We’ve moved again, but this time are right in the middle of the community, and I don’t dress because of potential repercussions for my family, in our current situation, where my wife doesn’t want the children to know.

      I am hoping that she will change her mind, given the improvements I’ve brought about thanks to being able to dress as openly as I like once a month – albeit 100 miles away!

      Until then, it is fear of being outed, not for myself, but for my family, who haven’t come to terms with it yet.

      Part of me (most of me!) thinks “What’s to come to terms with? It’s only clothing!”, but I understand that it could be a shock or difficult to deal with simply because it’s been hidden for a long time.

      The main thing is to peacefully persist and go at your own speed in the context of those around you.

      Love Laura


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    • #388811
      June Holl
      Registered On: December 15, 2019
      Topics: 2
      Replies: 3
      Has thanked: 59 times
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      Thanks ladies,

      You are all correct in that it is the fear of the unknown that controls this.

      I guess what got me to post this was thinking back on how I use to strive to go against the grain but this seems so much harder to overcome.

      but it is only myself holding me back.

      Love you all!


      5 users thanked author for this post.
    • #388776
      Patty Phose
      Registered On: May 7, 2016
      Topics: 0
      Replies: 1328
      Has thanked: 921 times
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      How come women can wear anything they want but men can’t? I’ve heard that countless times. Who says men can’t wear what ever they want? Well, we’ll get looked at. Don’t women get looked at?

      I think we put restrictions on ourselves to rationalize not doing something we really want to do. In this case dress all femme, go out and live that way. I’ve had fear hold me back and stop me countless times.

      What if someone sees me? What if they laugh? What if someone confronts or assaults me? Women get looked at and judged all the time. And of course, depending on how they dress and where they go, they can bring unwanted attention upon themselves. Well, that’s part of what it may be to be a woman or live like one.

    • #388767
      stephanie plumb
      Registered On: November 17, 2018
      Topics: 88
      Replies: 766
      Has thanked: 859 times
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      What Bianca said.

      Also because we were raised as boys and constantly received subliminal messages from our parents, friends, society, the press  and TV that boys being more feminine is not to be encouraged. Until fairly recently even the medical profession thought it was an illness that could be cured. There are some that still believe this. We were conditioned to believe we are not normal, and at all costs mustn’t show ourselves to the world.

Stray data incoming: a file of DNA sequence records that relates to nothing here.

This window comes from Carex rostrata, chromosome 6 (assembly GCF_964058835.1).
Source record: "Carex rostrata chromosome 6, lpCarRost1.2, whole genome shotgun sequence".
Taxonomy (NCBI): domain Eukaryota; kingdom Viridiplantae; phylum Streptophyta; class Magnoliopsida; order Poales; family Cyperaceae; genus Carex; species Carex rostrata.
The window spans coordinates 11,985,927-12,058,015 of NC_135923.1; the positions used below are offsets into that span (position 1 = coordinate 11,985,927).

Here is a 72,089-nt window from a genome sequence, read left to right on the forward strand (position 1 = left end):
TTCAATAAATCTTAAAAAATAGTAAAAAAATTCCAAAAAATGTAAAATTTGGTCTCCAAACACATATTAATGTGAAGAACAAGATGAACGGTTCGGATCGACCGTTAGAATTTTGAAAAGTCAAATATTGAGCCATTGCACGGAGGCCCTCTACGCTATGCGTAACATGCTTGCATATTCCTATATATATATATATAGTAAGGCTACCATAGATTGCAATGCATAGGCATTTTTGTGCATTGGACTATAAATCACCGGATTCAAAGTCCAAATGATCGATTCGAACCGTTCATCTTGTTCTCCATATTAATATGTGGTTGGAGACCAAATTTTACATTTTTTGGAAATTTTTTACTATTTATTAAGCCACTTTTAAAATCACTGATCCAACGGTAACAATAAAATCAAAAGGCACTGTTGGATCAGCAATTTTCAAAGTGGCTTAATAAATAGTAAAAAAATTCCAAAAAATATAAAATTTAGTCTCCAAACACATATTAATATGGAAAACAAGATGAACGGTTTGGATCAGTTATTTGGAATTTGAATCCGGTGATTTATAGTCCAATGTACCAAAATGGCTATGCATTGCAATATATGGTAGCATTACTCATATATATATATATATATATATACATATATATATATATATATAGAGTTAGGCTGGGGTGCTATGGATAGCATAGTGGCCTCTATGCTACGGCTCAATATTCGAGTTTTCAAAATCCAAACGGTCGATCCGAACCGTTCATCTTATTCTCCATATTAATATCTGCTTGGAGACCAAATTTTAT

Self acceptance that you are perfectly normal and entitled to be yourself in public is the key to gaining the confidence to get on with your life. There are some boundaries I suppose, so some secrecy is often required, but there are times when you can get out there and enjoy being the girl you are.

      I go out with my dog 3 or 4 times a week fully en-femme. I have not yet had any bad reactions from others. On the contrary, I often get smiles, otherwise either they don’t see me or they do but don’t care.


    • #388764
      Kay Anderson
      Registered On: June 1, 2020
      Topics: 16
      Replies: 484
      Has thanked: 4447 times
      Been thanked: 2500 times

      So many of us grew up worrying about what everyone thought about us. That has often been described as a war between what we want and the worry about others opinions. I grew up trying to fit in a role that wasn’t me. Getting to the point of not caring what others thing can be hard but not impossible. I am making progress but not there yet. It is a fear like Bianca mentioned. We all should be able to walk the path of our own choosing.


    • #388763
      Grace Scarlett
      Registered On: July 26, 2020
      Topics: 12
      Replies: 297
      Has thanked: 1727 times
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      Hi June

      Hoping not to sound too repetitive…there is nothing wrong with us!!….it’s the rest of the world accepting us for who we are ..I cannot put it any better than the wonderful post below from Bianca❤️.       Grace xx

    • #388761
      Bianca Everdene
      Registered On: April 11, 2017
      Topics: 14
      Replies: 520
      Has thanked: 1672 times
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      Hi June

      I guess for many it’s pure and simple – fear.

      Fear of the irrational reactions of others.

      Fear of our significant others making knee jerk reactions and assumptions. He must be gay!!!He must want to be a woman!!!Oh the embarrassment!!! What will all the other ‘normal’ people think???

      Fear of ridicule from strangers.

      Fear of being ostracised as being ‘deviant’ in some way.

      Fear of losing friends.

      Fear of the ‘curtain twitchers’ chattering behind closed doors, spreading rumours.

      Just for wanting to be ourselves, doing no harm to others, just wearing what we want to wear, acting how we want to act.

      As with many fears I am sure most people build them up to be more than they really are, and when we do take that terrifying step usually find indifference and apathy.

      Being on this site with so many others with the same thoughts and feelings has been so heartwarming. Especially as the stories of acceptance, positivity and encouragement far outweigh stories of negative experiences.

      We just have to keep chipping away at those fears to demolish them, change society to a more tolerant place for everybody.